Hillsborough County uses software to track mosquitoes

In the summer of 2016, Zika virus brought fear to the minds of many Floridians, especially pregnant women. 

Zika infections cause flu-like symptoms and severe birth defects in babies born to an infected mother. The virus, carried by mosquitoes, spread from the Caribbean to southern parts of the United States, including to people in the Bay Area.

Florida health officials confirmed more than 1,400 Zika infections in 2016. Officials spoke about the development of a vaccine, but one was never put on the market.

"We don't have any disease activity going on right now," said Leonard Burns, a mosquito surveillance manager for Hillsborough County.

Burns begins every day at a microscope, examining a haul of hundreds of mosquitoes caught in dozens of traps spread out through Hillsborough County.

"I've had as many as 10,000 in a trap," said Burns. "Anytime you have heavy rainfall or a hurricane, then we're going to be busy."

Mosquito control workers inspect the insects for diseases and determine what species is the most prevalent throughout the county. Knowing the type of mosquito allows them to pinpoint where the insect is likely breeding, so crews are able to go to specific areas to spray insecticides.

Mosquito controllers said they are not letting their guard down as we enter the rainy, summer season when mosquitoes tend to breed more often.

As residents call in to report a mosquito issue, new software allows field technicians to get the request instantly and respond faster to spray insecticides. They can also track rainfall totals by neighborhood to determine what areas will likely need a spraying following a storm.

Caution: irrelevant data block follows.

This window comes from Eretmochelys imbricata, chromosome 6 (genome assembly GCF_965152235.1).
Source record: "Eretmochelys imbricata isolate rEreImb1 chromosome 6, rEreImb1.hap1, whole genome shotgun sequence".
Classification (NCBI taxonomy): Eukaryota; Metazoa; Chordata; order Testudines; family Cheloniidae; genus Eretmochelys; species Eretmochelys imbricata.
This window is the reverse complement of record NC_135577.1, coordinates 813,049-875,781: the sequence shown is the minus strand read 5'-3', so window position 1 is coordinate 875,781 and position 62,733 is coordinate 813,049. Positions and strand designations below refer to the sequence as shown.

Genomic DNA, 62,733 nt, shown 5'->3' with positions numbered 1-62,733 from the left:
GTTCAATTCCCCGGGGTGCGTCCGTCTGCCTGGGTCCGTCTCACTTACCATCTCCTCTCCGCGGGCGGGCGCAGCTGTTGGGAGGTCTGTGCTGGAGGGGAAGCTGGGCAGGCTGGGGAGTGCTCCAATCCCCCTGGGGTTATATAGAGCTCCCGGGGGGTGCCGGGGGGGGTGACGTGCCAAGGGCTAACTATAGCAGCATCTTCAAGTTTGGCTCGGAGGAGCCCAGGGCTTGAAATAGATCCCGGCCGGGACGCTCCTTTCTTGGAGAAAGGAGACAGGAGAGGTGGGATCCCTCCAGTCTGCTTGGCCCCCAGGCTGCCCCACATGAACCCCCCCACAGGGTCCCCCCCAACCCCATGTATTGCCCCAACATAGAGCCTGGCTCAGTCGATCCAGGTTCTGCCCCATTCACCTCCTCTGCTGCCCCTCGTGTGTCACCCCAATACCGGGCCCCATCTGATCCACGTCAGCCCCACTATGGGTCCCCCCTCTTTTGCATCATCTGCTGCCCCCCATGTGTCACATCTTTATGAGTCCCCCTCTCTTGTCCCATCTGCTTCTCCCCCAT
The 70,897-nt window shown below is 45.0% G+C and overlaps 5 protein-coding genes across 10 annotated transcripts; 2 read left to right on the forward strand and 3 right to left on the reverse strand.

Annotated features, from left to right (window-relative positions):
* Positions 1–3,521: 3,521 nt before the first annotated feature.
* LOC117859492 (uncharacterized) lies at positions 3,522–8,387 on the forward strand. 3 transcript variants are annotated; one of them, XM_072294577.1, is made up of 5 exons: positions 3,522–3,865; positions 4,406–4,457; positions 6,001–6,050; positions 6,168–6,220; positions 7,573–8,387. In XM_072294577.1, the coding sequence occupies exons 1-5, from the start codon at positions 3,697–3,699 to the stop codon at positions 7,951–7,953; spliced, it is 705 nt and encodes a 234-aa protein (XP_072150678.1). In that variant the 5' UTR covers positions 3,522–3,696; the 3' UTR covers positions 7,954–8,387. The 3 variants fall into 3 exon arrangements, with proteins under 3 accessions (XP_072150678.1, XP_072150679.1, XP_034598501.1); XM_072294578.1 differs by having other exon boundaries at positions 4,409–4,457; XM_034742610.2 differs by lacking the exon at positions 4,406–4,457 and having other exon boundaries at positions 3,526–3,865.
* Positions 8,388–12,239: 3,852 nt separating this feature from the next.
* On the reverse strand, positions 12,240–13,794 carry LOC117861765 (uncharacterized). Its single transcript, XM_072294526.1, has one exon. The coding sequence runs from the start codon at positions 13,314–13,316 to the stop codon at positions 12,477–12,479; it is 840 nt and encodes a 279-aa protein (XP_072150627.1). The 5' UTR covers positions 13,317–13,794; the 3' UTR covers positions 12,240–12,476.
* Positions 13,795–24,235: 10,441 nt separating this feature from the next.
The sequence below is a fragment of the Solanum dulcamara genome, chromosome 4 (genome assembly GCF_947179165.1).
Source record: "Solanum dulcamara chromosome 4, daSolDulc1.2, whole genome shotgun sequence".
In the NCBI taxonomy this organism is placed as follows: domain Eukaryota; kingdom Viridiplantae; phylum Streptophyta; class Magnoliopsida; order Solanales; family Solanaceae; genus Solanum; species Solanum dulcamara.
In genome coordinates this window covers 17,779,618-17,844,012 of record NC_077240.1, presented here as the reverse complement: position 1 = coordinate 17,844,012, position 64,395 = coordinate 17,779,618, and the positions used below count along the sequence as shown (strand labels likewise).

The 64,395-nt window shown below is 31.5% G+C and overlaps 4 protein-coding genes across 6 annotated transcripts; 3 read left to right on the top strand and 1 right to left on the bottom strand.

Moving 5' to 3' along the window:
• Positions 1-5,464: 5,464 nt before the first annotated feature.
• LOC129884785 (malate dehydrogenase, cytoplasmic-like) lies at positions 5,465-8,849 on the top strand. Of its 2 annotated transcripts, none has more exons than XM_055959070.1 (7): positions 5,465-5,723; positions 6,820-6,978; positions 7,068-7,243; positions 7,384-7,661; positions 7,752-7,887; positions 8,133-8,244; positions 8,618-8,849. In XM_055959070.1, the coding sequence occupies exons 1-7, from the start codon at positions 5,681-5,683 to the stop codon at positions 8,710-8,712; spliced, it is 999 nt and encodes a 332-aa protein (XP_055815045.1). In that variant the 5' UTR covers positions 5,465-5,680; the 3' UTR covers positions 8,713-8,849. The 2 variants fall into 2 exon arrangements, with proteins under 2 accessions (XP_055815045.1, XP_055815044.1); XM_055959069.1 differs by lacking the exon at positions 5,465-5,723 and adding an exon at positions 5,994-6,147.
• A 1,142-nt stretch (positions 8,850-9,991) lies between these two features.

The Zika-carrying mosquito, known as the Aedes Aegypti, still exists countywide, however, the insect does not appear to be carrying the virus, according to mosquito control officials.

As of this April of 2018, 14 Zika cases have been reported in the United States. Each case was contracted by international travelers.

County officials said now is not the time for residents to get complacent.

While Zika mosquitoes tend to breed most often in standing water found in tires at auto shops and vases at cemeteries, areas around the home can be just as vulnerable, such as planters, trash cans, clogged rain gutters and children's toys left outside that can hold water.

"We don't want to be reactive to people being sick. We don't want people to get sick. That's what we're here for, public health. We want to keep the residents of Hillsborough County safe," said Donnie Hayes, Hillsborough County Mosquito Control Manager.

The county plans to once again offer mosquito-eating fish free of charge to residents this summer to put in areas that can not be drained, such as fountains around their homes.